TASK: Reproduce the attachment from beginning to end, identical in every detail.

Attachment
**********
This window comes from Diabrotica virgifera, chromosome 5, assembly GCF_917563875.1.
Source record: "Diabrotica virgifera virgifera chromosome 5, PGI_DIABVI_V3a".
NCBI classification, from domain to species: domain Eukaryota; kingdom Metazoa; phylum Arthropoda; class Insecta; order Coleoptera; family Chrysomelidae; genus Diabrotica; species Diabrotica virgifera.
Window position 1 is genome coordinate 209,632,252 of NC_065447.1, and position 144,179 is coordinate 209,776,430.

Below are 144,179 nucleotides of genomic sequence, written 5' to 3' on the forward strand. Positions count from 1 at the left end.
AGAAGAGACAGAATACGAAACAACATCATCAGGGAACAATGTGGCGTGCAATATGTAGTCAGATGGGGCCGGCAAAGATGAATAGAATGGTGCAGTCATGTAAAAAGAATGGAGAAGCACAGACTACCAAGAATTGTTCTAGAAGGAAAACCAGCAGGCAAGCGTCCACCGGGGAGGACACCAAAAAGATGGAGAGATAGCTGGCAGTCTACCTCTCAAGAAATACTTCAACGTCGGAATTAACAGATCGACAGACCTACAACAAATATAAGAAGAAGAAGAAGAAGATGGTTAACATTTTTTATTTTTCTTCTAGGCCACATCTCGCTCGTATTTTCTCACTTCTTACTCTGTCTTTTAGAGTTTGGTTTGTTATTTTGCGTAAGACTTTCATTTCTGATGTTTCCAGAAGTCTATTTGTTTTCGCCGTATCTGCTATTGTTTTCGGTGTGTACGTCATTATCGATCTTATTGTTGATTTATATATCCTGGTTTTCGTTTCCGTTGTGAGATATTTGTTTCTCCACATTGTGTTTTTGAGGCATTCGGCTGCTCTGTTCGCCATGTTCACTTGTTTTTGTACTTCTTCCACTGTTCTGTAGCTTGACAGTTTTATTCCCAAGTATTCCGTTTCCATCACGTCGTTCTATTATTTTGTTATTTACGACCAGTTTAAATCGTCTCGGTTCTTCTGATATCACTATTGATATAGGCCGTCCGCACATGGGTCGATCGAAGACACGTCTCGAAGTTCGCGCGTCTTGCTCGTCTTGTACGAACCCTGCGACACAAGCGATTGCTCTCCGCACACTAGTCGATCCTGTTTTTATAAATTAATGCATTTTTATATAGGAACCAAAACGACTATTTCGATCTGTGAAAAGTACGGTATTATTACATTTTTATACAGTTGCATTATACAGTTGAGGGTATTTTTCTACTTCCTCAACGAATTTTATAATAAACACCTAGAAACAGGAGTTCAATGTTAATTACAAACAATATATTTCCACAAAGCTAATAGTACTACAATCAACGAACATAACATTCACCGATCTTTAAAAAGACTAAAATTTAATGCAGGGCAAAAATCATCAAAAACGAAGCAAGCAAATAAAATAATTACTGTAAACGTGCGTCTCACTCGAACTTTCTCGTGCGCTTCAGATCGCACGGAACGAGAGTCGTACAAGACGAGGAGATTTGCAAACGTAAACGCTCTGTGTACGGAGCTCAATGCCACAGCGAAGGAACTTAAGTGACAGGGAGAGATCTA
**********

This window comes from Diabrotica virgifera, chromosome 5, assembly GCF_917563875.1.
Source record: "Diabrotica virgifera virgifera chromosome 5, PGI_DIABVI_V3a".
NCBI classification, from domain to species: domain Eukaryota; kingdom Metazoa; phylum Arthropoda; class Insecta; order Coleoptera; family Chrysomelidae; genus Diabrotica; species Diabrotica virgifera.
Window position 1 is genome coordinate 209,632,252 of NC_065447.1, and position 144,179 is coordinate 209,776,430.

Below are 144,179 nucleotides of genomic sequence, written 5' to 3' on the forward strand. Positions count from 1 at the left end.
AGAAGAGACAGAATACGAAACAACATCATCAGGGAACAATGTGGCGTGCAATATGTAGTCAGATGGGGCCGGCAAAGATGAATAGAATGGTGCAGTCATGTAAAAAGAATGGAGAAGCACAGACTACCAAGAATTGTTCTAGAAGGAAAACCAGCAGGCAAGCGTCCACCGGGGAGGACACCAAAAAGATGGAGAGATAGCTGGCAGTCTACCTCTCAAGAAATACTTCAACGTCGGAATTAACAGATCGACAGACCTACAACAAATATAAGAAGAAGAAGAAGAAGATGGTTAACATTTTTTATTTTTCTTCTAGGCCACATCTCGCTCGTATTTTCTCACTTCTTACTCTGTCTTTTAGAGTTTGGTTTGTTATTTTGCGTAAGACTTTCATTTCTGATGTTTCCAGAAGTCTATTTGTTTTCGCCGTATCTGCTATTGTTTTCGGTGTGTACGTCATTATCGATCTTATTGTTGATTTATATATCCTGGTTTTCGTTTCCGTTGTGAGATATTTGTTTCTCCACATTGTGTTTTTGAGGCATTCGGCTGCTCTGTTCGCCATGTTCACTTGTTTTTGTACTTCTTCCACTGTTCTGTAGCTTGACAGTTTTATTCCCAAGTATTCCGTTTCCATCACGTCGTTCTATTATTTTGTTATTTACGACCAGTTTAAATCGTCTCGGTTCTTCTGATATCACTATTGATATAGGCCGTCCGCACATGGGTCGATCGAAGACACGTCTCGAAGTTCGCGCGTCTTGCTCGTCTTGTACGAACCCTGCGACACAAGCGATTGCTCTCCGCACACTAGTCGATCCTGTTTTTATAAATTAATGCATTTTTATATAGGAACCAAAACGACTATTTCGATCTGTGAAAAGTACGGTATTATTACATTTTTATACAGTTGCATTATACAGTTGAGGGTATTTTTCTACTTCCTCAACGAATTTTATAATAAACACCTAGAAACAGGAGTTCAATGTTAATTACAAACAATATATTTCCACAAAGCTAATAGTACTACAATCAACGAACATAACATTCACCGATCTTTAAAAAGACTAAAATTTAATGCAGGGCAAAAATCATCAAAAACGAAGCAAGCAAATAAAATAATTACTGTAAACGTGCGTCTCACTCGAACTTTCTCGTGCGCTTCAGATCGCACGGAACGAGAGTCGTACAAGACGAGGAGATTTGCAAACGTAAACGCTCTGTGTACGGAGCTCAATGCCACAGCGAAGGAACTTAAGTGACAGGGAGAGATCTA